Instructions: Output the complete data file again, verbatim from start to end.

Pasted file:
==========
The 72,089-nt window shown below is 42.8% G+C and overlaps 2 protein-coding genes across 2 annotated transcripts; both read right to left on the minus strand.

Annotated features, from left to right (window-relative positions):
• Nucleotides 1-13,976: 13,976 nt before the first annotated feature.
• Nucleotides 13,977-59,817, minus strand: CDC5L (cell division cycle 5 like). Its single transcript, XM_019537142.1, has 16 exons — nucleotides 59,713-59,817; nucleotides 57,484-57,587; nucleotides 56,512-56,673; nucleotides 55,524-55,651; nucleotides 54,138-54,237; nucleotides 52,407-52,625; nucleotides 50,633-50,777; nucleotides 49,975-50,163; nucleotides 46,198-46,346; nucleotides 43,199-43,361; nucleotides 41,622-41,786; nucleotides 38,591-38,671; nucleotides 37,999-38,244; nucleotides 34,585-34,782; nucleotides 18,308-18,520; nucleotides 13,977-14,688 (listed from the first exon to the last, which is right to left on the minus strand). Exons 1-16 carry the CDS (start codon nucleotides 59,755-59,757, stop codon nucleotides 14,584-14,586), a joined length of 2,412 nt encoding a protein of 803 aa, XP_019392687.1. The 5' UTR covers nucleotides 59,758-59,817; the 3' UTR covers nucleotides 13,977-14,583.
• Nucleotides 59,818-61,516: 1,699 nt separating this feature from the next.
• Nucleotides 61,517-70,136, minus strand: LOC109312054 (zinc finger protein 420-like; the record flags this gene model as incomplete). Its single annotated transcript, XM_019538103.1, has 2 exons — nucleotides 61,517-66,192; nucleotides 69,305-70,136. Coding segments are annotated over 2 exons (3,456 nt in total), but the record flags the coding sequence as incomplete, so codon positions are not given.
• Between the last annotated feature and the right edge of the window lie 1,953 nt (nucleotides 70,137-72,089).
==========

The 72,089-nt window shown below is 42.8% G+C and overlaps 2 protein-coding genes across 2 annotated transcripts; both read right to left on the minus strand.

Annotated features, from left to right (window-relative positions):
• Nucleotides 1-13,976: 13,976 nt before the first annotated feature.
• Nucleotides 13,977-59,817, minus strand: CDC5L (cell division cycle 5 like). Its single transcript, XM_019537142.1, has 16 exons — nucleotides 59,713-59,817; nucleotides 57,484-57,587; nucleotides 56,512-56,673; nucleotides 55,524-55,651; nucleotides 54,138-54,237; nucleotides 52,407-52,625; nucleotides 50,633-50,777; nucleotides 49,975-50,163; nucleotides 46,198-46,346; nucleotides 43,199-43,361; nucleotides 41,622-41,786; nucleotides 38,591-38,671; nucleotides 37,999-38,244; nucleotides 34,585-34,782; nucleotides 18,308-18,520; nucleotides 13,977-14,688 (listed from the first exon to the last, which is right to left on the minus strand). Exons 1-16 carry the CDS (start codon nucleotides 59,755-59,757, stop codon nucleotides 14,584-14,586), a joined length of 2,412 nt encoding a protein of 803 aa, XP_019392687.1. The 5' UTR covers nucleotides 59,758-59,817; the 3' UTR covers nucleotides 13,977-14,583.
• Nucleotides 59,818-61,516: 1,699 nt separating this feature from the next.
• Nucleotides 61,517-70,136, minus strand: LOC109312054 (zinc finger protein 420-like; the record flags this gene model as incomplete). Its single annotated transcript, XM_019538103.1, has 2 exons — nucleotides 61,517-66,192; nucleotides 69,305-70,136. Coding segments are annotated over 2 exons (3,456 nt in total), but the record flags the coding sequence as incomplete, so codon positions are not given.
• Between the last annotated feature and the right edge of the window lie 1,953 nt (nucleotides 70,137-72,089).